My adventures in and near Deep Canyon, located near Palm Desert, CA and the pinyon mountains near it.
Bighorn sheep on Highway 74 October 2014
This big guy crossed the highway, October 2014.
Sunday, July 8, 2012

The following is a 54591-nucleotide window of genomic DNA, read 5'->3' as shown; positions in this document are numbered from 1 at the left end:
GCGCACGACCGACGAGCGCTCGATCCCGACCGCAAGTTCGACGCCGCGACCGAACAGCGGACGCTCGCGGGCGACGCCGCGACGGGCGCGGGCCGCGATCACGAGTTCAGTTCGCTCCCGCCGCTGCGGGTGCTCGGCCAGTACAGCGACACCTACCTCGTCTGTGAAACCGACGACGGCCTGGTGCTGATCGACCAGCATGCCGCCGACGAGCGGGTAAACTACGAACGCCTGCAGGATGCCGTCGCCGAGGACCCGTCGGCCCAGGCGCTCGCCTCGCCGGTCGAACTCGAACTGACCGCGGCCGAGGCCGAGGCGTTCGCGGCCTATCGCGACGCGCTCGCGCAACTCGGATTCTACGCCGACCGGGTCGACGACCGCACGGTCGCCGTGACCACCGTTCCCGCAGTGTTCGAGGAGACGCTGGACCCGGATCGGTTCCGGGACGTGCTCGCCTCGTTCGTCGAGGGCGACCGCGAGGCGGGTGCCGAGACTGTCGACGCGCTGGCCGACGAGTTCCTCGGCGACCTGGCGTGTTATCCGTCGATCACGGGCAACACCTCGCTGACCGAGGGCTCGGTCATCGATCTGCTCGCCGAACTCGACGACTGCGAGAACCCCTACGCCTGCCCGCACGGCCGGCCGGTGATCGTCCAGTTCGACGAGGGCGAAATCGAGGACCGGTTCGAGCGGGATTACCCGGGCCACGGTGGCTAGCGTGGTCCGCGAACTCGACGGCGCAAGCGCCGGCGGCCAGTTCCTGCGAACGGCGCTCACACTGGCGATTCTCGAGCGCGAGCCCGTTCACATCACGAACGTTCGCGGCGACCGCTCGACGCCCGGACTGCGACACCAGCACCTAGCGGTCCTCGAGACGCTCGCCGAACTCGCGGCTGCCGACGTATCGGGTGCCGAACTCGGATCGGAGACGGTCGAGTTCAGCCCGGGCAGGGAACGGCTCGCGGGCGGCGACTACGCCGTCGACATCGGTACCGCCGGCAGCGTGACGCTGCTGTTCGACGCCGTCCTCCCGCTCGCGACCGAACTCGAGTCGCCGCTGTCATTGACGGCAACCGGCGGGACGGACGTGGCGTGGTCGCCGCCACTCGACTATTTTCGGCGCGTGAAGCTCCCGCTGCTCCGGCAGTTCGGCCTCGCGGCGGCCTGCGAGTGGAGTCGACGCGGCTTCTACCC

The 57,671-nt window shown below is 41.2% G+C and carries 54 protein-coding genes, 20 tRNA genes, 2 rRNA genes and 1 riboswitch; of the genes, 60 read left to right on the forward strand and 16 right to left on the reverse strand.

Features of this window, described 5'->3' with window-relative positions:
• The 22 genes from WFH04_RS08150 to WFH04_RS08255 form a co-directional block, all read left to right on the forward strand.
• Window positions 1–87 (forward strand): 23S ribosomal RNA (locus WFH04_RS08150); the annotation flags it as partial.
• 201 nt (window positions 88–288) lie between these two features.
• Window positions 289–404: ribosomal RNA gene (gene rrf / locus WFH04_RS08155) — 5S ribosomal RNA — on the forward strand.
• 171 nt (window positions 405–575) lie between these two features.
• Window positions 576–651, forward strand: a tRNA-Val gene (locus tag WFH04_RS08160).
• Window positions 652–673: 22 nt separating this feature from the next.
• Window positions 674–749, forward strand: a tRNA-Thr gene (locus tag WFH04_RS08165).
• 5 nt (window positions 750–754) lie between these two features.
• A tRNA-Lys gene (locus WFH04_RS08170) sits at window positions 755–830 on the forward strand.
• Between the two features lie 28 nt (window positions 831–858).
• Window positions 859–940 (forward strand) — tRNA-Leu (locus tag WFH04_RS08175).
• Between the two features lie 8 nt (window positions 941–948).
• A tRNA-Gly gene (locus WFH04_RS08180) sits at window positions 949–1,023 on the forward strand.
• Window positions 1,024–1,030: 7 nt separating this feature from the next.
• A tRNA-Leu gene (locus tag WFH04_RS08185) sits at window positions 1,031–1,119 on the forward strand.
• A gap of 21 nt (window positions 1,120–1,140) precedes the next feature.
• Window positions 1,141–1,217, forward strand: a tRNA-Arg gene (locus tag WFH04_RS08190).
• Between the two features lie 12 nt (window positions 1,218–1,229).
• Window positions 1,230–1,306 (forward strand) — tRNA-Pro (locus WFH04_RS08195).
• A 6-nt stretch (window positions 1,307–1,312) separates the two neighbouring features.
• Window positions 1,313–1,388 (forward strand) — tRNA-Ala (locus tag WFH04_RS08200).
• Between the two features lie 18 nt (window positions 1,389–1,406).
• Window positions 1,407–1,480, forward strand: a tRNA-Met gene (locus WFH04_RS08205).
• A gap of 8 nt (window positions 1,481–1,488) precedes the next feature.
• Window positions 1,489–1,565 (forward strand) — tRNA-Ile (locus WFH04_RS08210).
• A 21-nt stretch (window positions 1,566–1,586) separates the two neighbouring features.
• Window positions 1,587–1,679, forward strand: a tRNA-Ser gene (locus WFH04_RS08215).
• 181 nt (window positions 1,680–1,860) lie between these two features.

My goal this summer has been to find and photograph an owl. There's a little burrowing owl who perches up on a water tower down by my school, but I've wanted to find one out in the wild. So, yesterday I took a short drive out in the country by my horses, since it was still early, and saw something sticking up in the road. Thinking that it was the mate to the shoe I just saw, I kept going. I went down another road and saw a hawk up on a telephone pole, but something nagged at me to turn around and investigate that "shoe", so I did. Turns out, it was a freshly-hit barn owl. And, yes, it was dead. I thought it might be alive because its wing was moving, but it was just moving in the breeze. I pulled over to investigate it and was amazed by the delicate and beautiful feathers. I took a stick and moved him off the road, not wishing him to be run over any further. Poor thing. I wonder if he was out hunting for his owlets. Each baby requires 6 mice per night. That's a LOT of mice! The author of "Wesley the Owl" estimates that she bought 28,000 mice for Wesley during his life at $1.00 each!!! What's really strange is that later that afternoon, after my nap, I drove out to COSTCO and found a book called, "Wesley the Owl", which is written by a gal who took care of a barn owl for nearly 20 years! She got him when he was 4 days old (apparently he was the weakling of the bunch and was found abandoned on a trail in the San Gabriel mountains with a permanently-injured wing) and he imprinted on her. She had to take him everywhere with her because, as she was told, "There are NO owl babysitters!". He slept with her every night and so far their adventures are hilarious. I'm learning a lot about barn owls just from reading her book.She got him in 1986, before stringent laws prevent a person from keeping a wild animal like an owl. She did take him to work at the lab with her and at this point in the book, he is losing his baby feathers and learning how to stand on a perch. As you can tell, I'm enjoying reading this book and I'm sure I'll be posting more about owls as I continue into it.